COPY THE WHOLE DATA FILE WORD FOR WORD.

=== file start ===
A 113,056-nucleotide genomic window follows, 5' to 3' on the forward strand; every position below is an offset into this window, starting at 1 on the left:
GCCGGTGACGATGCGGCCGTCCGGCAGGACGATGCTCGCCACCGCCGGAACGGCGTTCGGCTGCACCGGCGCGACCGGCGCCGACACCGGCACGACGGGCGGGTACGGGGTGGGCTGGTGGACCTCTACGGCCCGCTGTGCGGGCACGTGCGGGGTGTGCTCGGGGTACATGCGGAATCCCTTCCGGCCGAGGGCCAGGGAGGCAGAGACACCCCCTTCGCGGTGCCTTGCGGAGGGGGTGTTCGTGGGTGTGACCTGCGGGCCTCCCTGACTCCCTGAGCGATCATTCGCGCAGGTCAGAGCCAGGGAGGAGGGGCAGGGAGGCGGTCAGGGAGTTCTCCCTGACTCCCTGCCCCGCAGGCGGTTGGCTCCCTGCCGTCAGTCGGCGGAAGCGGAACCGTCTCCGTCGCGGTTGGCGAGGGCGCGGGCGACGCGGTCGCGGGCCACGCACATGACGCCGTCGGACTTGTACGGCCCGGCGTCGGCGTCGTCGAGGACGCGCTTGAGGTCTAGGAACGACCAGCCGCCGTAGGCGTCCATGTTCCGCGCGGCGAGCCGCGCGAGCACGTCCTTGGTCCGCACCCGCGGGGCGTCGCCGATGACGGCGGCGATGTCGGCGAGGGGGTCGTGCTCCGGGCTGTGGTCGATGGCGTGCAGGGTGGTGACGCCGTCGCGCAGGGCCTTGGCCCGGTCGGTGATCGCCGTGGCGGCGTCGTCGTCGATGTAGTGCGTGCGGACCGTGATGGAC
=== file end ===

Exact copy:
A 113,056-nucleotide genomic window follows, 5' to 3' on the forward strand; every position below is an offset into this window, starting at 1 on the left:
GCCGGTGACGATGCGGCCGTCCGGCAGGACGATGCTCGCCACCGCCGGAACGGCGTTCGGCTGCACCGGCGCGACCGGCGCCGACACCGGCACGACGGGCGGGTACGGGGTGGGCTGGTGGACCTCTACGGCCCGCTGTGCGGGCACGTGCGGGGTGTGCTCGGGGTACATGCGGAATCCCTTCCGGCCGAGGGCCAGGGAGGCAGAGACACCCCCTTCGCGGTGCCTTGCGGAGGGGGTGTTCGTGGGTGTGACCTGCGGGCCTCCCTGACTCCCTGAGCGATCATTCGCGCAGGTCAGAGCCAGGGAGGAGGGGCAGGGAGGCGGTCAGGGAGTTCTCCCTGACTCCCTGCCCCGCAGGCGGTTGGCTCCCTGCCGTCAGTCGGCGGAAGCGGAACCGTCTCCGTCGCGGTTGGCGAGGGCGCGGGCGACGCGGTCGCGGGCCACGCACATGACGCCGTCGGACTTGTACGGCCCGGCGTCGGCGTCGTCGAGGACGCGCTTGAGGTCTAGGAACGACCAGCCGCCGTAGGCGTCCATGTTCCGCGCGGCGAGCCGCGCGAGCACGTCCTTGGTCCGCACCCGCGGGGCGTCGCCGATGACGGCGGCGATGTCGGCGAGGGGGTCGTGCTCCGGGCTGTGGTCGATGGCGTGCAGGGTGGTGACGCCGTCGCGCAGGGCCTTGGCCCGGTCGGTGATCGCCGTGGCGGCGTCGTCGTCGATGTAGTGCGTGCGGACCGTGATGGAC